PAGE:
I made the latter argument recently in an op-ed that ran in The Houston Chronicle in response to Secretary Zinke’s ill-advised national monuments review, but I’d like to talk now about why and how the oil and gas industry has had success lobbying in DC and where it might be useful to imitate their methods.

Learning from the Past: Repeal of the Oil Export Ban and Key Takeaways

Conservation and recreation groups have an especially tough row to hoe now that the legislative and executive branches are both controlled by the regulation-averse GOP. So how exactly can these groups wield the O&G industry’s weapons in D.C. to maximize their political impact?

I’ve always found it helpful to first look backward to past lobbying precedents—and when I say “lobbying” I want to be clear that I am referring to both the legislative and executive branches—when I’m advising clients about how they can get what they want in the future. One of the more important lobbying successes of the oil and gas industry in the last few years was the repeal of the oil export ban. Thanks to expert lobbying and communications campaigns, a significant energy policy that most people, including me, thought would never be changed was completely reversed. That might have been part of the reason I wasn’t hired to push for its repeal.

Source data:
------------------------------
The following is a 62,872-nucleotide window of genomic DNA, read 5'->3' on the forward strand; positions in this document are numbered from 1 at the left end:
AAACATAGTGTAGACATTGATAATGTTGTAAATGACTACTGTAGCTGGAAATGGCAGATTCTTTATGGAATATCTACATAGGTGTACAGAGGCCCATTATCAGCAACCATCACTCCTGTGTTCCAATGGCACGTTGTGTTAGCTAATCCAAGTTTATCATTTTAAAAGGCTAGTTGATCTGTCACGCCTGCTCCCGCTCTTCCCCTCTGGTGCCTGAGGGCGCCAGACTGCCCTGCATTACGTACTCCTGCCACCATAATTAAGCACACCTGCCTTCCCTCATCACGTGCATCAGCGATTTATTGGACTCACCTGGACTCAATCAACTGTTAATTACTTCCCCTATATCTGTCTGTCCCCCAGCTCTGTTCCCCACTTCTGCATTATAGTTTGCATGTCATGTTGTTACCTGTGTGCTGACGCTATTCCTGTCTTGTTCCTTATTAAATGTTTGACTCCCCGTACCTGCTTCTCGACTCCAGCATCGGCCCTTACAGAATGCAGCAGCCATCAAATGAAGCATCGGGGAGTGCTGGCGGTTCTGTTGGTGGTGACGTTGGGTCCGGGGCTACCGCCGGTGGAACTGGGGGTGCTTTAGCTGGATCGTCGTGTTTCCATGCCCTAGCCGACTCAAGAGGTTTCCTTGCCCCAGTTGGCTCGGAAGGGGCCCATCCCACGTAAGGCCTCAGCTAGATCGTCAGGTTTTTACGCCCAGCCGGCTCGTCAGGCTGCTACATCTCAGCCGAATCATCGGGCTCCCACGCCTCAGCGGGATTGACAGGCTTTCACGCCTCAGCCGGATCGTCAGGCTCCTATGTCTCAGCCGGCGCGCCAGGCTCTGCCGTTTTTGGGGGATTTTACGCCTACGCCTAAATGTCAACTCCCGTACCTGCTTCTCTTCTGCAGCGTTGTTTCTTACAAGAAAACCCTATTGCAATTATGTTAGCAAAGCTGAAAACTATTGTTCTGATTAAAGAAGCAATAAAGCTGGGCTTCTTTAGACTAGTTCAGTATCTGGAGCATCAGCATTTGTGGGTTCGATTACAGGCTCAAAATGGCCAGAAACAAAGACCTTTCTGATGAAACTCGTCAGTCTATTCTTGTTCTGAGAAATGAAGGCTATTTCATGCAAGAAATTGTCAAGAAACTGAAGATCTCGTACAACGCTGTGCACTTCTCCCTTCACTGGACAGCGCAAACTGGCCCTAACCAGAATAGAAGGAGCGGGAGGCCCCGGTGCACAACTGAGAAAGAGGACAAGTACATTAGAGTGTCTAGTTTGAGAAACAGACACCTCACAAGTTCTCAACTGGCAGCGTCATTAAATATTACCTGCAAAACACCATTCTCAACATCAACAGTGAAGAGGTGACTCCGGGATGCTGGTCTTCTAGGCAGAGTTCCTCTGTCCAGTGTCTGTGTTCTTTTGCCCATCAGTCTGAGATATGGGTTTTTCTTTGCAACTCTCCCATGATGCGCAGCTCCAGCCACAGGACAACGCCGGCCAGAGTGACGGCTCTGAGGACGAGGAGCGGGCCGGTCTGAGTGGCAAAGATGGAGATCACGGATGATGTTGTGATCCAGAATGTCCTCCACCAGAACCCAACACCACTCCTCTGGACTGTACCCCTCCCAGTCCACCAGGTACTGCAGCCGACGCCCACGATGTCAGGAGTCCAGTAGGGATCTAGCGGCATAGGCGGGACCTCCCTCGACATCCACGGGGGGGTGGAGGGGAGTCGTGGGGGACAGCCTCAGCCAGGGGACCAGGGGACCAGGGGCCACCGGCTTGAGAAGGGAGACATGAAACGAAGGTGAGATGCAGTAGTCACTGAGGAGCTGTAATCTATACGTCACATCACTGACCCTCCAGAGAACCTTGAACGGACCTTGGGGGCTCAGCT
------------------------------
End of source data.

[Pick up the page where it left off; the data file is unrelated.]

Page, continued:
The export ban had been in place for more than forty years and it required congressional action to repeal it. Now, I primarily work on the executive branch side of things because of my professional background, but you all know that conservation and recreation communities can’t afford to ignore either branch of government if they want to be effective. There is, of course, the third co-equal branch of the government, the judiciary. I don’t have to tell you to not ignore the courts, even more so now given the efforts to roll back most, if not all, Obama-era regulations.

The policy rationale for keeping the ban in place, even decades after it was enacted, was pretty straightforward. The U.S. was a large importer of crude oil because there wasn’t enough oil being produced domestically to meet the daily crude oil demand of the American economy. Allowing domestic crude oil to be exported did not make any sense from either an economic or a national security perspective.

So, what happened here at home to help change the political calculus from “Oh hell no” to the industry mounting a massive successful effort to repeal the ban?